“Hey, Billy,” Graydon said, not even turning his head as the would-be greaser slid into the Mercedes. “Hanging with the squares today?”
“You said it, not me, dude,” Billy answered. He turned in his seat to take in everyone, and especially Eve. “Hey. I’m Billy Tatum, and I am the answer to your prayers.”
“How so?” Eve asked.
“Because you are an angel, and I am, uhm praying. I guess people pray for angels. What I mean is, ‘you’re the answer to my prayers.’”
“I do not think so,” Eve said, and Chris couldn’t resist looking to see if she smiled more at Billy than she did at him.
“And you’re Christopher Wong. The new guy. Hey! Is that your lunch? Can we trade? I swiped this from the Insitute kitchen.”
“What’s in it?” Chris asked.
“Oh, I don’t know, nano recombined quanto-sandwiches or something.  The point is, there’s two Twinkies, and the D.L. doesn’t do Twinkies.”
Chris liked Twinkies, but he also knew when someone was trying to take him. “But the D. L. is a pretty good cook. What else you got?”
Billy crumpled dramatically –too dramatically, if you asked Chris. “Oh, come on, man. It’s been, like, four months since I ate at the Yurt. Okay, okay. There’s an End of Exams kegger at the Institute next Friday. I already promised to sneak Manny Guzman in. You can come too.”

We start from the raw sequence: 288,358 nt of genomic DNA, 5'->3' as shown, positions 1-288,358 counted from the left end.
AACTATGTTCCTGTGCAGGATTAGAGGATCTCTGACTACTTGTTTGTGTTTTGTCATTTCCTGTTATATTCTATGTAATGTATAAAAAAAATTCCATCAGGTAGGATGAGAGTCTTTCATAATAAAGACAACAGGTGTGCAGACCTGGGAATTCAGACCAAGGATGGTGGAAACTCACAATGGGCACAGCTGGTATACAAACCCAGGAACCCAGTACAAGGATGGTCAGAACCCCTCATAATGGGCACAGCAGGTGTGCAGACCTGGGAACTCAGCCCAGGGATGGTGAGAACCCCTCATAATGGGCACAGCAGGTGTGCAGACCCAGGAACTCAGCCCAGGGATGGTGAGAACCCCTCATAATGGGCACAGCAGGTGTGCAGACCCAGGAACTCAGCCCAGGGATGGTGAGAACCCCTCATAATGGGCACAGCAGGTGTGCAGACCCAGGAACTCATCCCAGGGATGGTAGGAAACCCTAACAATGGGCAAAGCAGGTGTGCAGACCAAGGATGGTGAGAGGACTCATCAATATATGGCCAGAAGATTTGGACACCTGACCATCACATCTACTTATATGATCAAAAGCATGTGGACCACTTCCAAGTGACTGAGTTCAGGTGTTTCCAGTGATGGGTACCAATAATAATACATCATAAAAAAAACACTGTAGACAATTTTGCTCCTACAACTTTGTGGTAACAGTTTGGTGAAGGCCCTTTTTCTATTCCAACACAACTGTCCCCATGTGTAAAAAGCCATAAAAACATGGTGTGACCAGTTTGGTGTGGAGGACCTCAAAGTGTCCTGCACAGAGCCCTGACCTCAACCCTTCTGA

Chris was tempted. Animal House was his favourite movie, but he thought he had a read on Billy’s style. “A Grade 10 at a university party? Could I even get out of the house?”
Anne interrupted. “Don’t bother: the Institute’s keggers are all graduate students. Institute grad students. Regular grad students have had all the fun drained out of them by being in school too long. Institute grad students get the fun replaced with crazy.”
“But you have to admit that any kegger that ends with the police and the Liberty Legion showing up is wilder than your average frat party.”
Anne frowned. “The police show up at frat parties because toga-wearing frosh are air-guitaring to Stairway to Heaven on the lawn at three in the morning. They show up at Institute parties because a Ph.D. candidate is out there shouting that he’ll show them all while a three-story Gila monster breathes radioactive flames on his advisor.”
“She.” Billy Tatum said.
“What?” Eve said.
“It was a girl. And it wasn’t her advisor. It was her external. And it wasn’t a lizard, either. It was an intelligent plant.”
“And the difference is?” Graydon asked, glancing away from the road long enough to worry Chris. Rush hour was well underway, and every other car on the road seemed to be trying to get into the entrance of a mall by cutting through at least three lanes of traffic.
“Nothing. She was tense coming off her defence. Didn’t like the revisions. Needed a bit of fun, didn’t get it, and all of a sudden it’s a five-alarm emergency. “
Billy stopped for a moment, for emphasis. “Maybe if some good-looking sixteen year-old boy toy had showed up in the kegger, she could have, you know, relaxed with him a bit. All for the price of a barbecued duck sandwich with some of Mrs. W.’s plum relish…”
“Okay, I’ll trade,” Chris said, not because he wanted the Twinkies, but because Billy was making the ride for him.  “Do you live at the Institute, Billy?”